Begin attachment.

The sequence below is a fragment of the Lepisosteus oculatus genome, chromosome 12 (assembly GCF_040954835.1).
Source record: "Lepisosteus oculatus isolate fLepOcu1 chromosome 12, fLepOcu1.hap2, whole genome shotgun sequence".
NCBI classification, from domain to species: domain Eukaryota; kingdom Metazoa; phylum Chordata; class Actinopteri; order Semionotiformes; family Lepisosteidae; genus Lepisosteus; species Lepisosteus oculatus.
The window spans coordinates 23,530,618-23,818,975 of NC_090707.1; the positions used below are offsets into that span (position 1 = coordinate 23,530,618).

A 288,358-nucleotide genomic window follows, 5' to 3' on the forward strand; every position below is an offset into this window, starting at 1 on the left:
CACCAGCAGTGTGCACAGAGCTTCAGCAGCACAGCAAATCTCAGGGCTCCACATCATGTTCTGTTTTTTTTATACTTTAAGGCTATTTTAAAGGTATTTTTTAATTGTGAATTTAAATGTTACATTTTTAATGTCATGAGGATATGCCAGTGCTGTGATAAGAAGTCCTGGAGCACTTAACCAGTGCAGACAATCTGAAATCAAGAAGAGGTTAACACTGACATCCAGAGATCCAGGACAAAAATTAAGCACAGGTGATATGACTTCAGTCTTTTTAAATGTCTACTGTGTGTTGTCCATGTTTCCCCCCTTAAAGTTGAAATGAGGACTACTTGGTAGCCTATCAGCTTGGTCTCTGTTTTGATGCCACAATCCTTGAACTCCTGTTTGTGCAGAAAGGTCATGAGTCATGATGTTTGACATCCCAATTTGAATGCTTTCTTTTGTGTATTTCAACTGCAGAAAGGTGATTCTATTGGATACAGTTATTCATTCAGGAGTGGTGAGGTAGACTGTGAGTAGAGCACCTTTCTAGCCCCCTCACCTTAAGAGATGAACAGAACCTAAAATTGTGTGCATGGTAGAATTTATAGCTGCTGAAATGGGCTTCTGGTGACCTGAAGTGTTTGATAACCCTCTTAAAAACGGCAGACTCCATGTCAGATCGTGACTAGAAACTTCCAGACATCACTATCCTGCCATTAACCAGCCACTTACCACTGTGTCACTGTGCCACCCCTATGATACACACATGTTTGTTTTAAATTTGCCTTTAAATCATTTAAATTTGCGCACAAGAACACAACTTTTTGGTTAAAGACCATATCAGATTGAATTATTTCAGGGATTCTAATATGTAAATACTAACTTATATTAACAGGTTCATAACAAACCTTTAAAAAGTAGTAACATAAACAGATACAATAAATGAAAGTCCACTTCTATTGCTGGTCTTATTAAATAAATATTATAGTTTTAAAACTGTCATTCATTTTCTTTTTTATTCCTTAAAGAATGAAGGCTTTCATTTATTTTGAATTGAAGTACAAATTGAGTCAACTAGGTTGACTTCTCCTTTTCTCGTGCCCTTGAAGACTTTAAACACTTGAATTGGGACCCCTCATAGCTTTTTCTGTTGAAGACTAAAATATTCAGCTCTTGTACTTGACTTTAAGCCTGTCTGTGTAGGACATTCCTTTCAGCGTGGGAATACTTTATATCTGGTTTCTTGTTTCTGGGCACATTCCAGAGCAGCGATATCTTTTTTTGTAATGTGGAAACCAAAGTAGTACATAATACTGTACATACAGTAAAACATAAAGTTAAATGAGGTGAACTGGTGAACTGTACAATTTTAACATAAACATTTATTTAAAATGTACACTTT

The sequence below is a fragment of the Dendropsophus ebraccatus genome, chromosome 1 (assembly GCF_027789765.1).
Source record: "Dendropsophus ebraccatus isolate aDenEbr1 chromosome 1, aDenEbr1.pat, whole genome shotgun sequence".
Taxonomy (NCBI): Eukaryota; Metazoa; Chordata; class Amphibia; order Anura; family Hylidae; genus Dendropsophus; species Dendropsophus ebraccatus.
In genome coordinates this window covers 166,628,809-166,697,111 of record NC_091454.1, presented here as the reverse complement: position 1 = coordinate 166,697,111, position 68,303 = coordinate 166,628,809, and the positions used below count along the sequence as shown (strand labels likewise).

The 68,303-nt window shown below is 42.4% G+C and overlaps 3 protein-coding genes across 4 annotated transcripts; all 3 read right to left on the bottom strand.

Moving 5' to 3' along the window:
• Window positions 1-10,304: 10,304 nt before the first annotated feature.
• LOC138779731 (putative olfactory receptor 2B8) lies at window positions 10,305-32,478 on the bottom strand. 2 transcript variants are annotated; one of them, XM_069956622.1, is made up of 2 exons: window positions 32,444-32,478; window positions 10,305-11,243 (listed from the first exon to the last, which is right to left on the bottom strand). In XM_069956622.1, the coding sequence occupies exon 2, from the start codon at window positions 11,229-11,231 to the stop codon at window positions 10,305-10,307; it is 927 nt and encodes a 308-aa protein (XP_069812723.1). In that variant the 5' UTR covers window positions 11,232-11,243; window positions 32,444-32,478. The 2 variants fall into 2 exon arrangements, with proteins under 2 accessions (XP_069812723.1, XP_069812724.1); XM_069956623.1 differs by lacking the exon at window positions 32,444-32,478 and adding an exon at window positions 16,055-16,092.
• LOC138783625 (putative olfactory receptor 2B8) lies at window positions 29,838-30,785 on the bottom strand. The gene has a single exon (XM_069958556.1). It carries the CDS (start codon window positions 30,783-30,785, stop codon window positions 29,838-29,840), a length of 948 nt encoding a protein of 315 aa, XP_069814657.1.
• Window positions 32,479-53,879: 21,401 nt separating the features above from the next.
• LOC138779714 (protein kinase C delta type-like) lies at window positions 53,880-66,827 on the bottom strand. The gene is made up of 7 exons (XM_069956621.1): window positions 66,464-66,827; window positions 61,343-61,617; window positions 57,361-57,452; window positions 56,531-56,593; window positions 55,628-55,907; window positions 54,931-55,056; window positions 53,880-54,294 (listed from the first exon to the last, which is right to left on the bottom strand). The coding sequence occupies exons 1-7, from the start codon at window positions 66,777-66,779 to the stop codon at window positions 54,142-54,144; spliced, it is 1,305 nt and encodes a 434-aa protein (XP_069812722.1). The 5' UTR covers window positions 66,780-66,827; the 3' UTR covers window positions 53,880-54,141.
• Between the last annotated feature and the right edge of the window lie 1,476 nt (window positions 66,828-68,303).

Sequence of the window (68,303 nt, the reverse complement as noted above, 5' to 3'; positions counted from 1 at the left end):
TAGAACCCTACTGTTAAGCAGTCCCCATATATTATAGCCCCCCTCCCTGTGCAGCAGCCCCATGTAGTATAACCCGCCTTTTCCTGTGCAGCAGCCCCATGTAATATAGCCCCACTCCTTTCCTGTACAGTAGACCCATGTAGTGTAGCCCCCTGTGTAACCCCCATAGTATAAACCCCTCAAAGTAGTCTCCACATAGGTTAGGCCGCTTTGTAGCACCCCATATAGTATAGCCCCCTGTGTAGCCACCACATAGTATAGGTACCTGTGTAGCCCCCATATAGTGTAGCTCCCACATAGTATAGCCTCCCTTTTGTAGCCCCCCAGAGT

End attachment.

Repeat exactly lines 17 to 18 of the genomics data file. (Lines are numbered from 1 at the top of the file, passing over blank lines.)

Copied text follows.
• LOC138779714 (protein kinase C delta type-like) lies at window positions 53,880-66,827 on the bottom strand. The gene is made up of 7 exons (XM_069956621.1): window positions 66,464-66,827; window positions 61,343-61,617; window positions 57,361-57,452; window positions 56,531-56,593; window positions 55,628-55,907; window positions 54,931-55,056; window positions 53,880-54,294 (listed from the first exon to the last, which is right to left on the bottom strand). The coding sequence occupies exons 1-7, from the start codon at window positions 66,777-66,779 to the stop codon at window positions 54,142-54,144; spliced, it is 1,305 nt and encodes a 434-aa protein (XP_069812722.1). The 5' UTR covers window positions 66,780-66,827; the 3' UTR covers window positions 53,880-54,141.
• Between the last annotated feature and the right edge of the window lie 1,476 nt (window positions 66,828-68,303).